The Nearest Supernova Of Our Lifetime Turns 30, And Still Shines
“The supernova light brightened and then dimmed, but the surrounding gas, blown off from the supergiant, remains illuminated by radiation.
As shockwaves from the explosion move outwards, they collide with interstellar material, producing brightening rings of material.”
In February of 1987, the first light from a supernova some 168,000 light years away was observed on Earth. It became the closest supernova to be observed since the invention of the telescope. As a result, it’s taught us more about massive star death, ejecta and supernova remnant evolution than any other object in the Universe. Illuminated outer rings showcase ejection events that occurred prior to the final death of the star; continued brightening teach us the rate of expansion of the supernova remnant; the lack of a neutron star at the core teaches us about the power of dust to obscure even radio light from this object. Perhaps most interestingly, neutrinos were observed from this supernova, arriving nearly three hours before the light did, confirming that they move through a star unimpeded, unlike light.
Does this strange dark ball look somehow familiar? If so, that might be because it is our Sun. In the featured image from 2012, a detailed solar view was captured originally in a very specific color of red light, then rendered in black and white, and then color inverted. Once complete, the resulting image was added to a starfield, then also color inverted. Visible in the image of the Sun are long light filaments, dark active regions, prominences peeking around the edge, and a moving carpet of hot gas. The surface of our Sun can be a busy place, in particular during Solar Maximum, the time when its surface magnetic field is wound up the most. Besides an active Sun being so picturesque, the plasma expelled can also become picturesque when it impacts the Earth’s magnetosphere and creates auroras.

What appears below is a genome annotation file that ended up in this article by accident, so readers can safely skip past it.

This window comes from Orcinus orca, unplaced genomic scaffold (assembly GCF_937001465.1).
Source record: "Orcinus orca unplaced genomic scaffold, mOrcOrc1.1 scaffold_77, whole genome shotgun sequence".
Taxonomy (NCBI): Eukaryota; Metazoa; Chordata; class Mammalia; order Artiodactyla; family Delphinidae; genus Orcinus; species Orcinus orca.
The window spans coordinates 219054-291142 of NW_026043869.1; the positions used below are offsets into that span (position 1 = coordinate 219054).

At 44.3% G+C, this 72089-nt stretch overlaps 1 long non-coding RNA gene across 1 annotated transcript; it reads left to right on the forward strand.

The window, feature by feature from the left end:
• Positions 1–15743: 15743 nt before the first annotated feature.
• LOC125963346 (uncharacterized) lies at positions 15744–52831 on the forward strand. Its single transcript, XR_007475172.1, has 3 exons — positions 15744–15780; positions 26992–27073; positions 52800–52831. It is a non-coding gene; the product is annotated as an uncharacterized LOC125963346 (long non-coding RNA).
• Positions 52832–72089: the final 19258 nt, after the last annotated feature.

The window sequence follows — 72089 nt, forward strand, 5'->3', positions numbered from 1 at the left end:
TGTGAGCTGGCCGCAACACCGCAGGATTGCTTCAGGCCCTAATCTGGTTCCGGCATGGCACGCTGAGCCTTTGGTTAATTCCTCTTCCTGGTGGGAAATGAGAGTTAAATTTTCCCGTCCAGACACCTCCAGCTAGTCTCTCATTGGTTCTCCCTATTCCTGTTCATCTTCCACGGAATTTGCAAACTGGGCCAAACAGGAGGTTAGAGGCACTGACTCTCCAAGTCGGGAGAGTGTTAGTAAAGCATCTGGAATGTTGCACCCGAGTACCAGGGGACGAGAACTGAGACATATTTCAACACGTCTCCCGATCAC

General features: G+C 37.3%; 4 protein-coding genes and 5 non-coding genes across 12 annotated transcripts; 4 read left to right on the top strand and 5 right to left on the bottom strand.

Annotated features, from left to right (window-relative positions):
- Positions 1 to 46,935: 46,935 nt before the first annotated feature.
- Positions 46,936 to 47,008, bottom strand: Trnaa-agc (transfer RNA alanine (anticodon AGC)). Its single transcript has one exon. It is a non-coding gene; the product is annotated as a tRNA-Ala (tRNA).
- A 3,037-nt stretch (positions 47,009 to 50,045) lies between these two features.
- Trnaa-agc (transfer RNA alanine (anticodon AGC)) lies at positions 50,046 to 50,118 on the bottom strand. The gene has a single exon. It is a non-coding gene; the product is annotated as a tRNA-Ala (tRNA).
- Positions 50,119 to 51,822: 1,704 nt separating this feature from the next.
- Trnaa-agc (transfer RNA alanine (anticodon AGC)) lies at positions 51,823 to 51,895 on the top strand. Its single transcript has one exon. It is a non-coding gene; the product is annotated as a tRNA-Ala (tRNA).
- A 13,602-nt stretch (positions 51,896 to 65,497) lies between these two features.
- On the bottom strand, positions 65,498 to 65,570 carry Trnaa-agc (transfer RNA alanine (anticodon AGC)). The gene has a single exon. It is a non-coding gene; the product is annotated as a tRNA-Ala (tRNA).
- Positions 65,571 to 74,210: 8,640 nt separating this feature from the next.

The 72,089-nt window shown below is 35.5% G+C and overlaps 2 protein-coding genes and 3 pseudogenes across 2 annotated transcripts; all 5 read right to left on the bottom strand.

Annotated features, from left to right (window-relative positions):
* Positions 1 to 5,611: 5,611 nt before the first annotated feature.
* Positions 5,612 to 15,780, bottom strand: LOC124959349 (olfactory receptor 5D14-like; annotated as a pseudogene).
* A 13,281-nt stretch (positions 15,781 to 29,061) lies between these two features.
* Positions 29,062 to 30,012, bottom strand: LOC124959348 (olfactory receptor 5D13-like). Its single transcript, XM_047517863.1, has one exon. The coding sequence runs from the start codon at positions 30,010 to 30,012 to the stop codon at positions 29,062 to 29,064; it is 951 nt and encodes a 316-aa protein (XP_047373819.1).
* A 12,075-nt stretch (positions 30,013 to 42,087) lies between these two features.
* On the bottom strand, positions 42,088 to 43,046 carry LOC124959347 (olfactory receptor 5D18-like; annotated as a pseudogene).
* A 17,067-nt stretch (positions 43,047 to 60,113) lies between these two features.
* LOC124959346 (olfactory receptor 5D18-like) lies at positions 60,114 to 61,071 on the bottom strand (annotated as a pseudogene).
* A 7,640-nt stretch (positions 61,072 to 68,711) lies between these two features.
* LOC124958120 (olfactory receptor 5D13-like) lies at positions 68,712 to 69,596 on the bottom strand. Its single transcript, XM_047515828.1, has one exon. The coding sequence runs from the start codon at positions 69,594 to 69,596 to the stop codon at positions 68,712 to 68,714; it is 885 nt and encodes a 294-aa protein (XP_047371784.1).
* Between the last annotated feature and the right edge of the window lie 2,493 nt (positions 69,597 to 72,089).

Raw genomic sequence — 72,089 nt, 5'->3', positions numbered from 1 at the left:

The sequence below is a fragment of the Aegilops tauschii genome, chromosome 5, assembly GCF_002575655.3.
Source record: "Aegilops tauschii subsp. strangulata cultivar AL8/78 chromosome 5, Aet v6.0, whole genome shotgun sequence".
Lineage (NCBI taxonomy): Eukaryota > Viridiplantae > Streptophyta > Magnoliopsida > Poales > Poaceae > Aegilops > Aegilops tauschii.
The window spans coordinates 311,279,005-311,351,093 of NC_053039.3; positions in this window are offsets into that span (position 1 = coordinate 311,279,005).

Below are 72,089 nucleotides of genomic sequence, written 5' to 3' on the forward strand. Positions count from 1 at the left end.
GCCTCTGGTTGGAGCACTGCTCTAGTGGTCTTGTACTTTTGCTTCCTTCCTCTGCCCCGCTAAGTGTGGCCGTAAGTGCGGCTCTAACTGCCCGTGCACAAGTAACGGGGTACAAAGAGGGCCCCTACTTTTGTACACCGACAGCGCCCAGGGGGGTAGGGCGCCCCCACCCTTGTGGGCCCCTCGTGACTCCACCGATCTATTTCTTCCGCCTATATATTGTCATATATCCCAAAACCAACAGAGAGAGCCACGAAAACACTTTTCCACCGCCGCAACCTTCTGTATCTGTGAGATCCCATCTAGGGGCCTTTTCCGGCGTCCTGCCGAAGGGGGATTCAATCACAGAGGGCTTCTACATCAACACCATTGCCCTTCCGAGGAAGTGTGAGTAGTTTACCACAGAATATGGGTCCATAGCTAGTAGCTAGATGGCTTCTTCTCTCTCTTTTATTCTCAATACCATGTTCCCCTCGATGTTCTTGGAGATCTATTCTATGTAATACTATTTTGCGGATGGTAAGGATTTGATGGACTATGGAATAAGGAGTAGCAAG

Little Planet Astro Camp : Day and night on this little planet look a lot like day and night on planet Earth. In fact, the images used to construct the little planet projection, a digitally warped and stitched mosaic covering 360x180 degrees, were taken during day and night near Tarjn, Hungary, planet Earth. They span a successful 33-hour-long photo experiment at Julys Hungarian Astronomical Association Astro Camp. The time-series composite follows the solar disk in 20 minute intervals from sunrise to sunset and over six hours of star trails in the northern night sky centered on the North Celestial Pole near bright star Polaris. The orbiting International Space Station traced the offset arc across the northern night. Below the little planets nightside horizon, red light lamps of fellow astro-campers left the night-long, dancing trails. via NASA
Not just one, but seven Earth-size planets that could potentially harbor life have been identified orbiting a tiny star not too far away, offering the first realistic opportunity to search for signs of alien life outside the solar system.
The planets orbit a dwarf star named Trappist-1, about 40 light-years, or 235 trillion miles, from Earth. That is quite close in cosmic terms, and by happy accident, the orientation of the orbits of the seven planets allows them to be studied in great detail.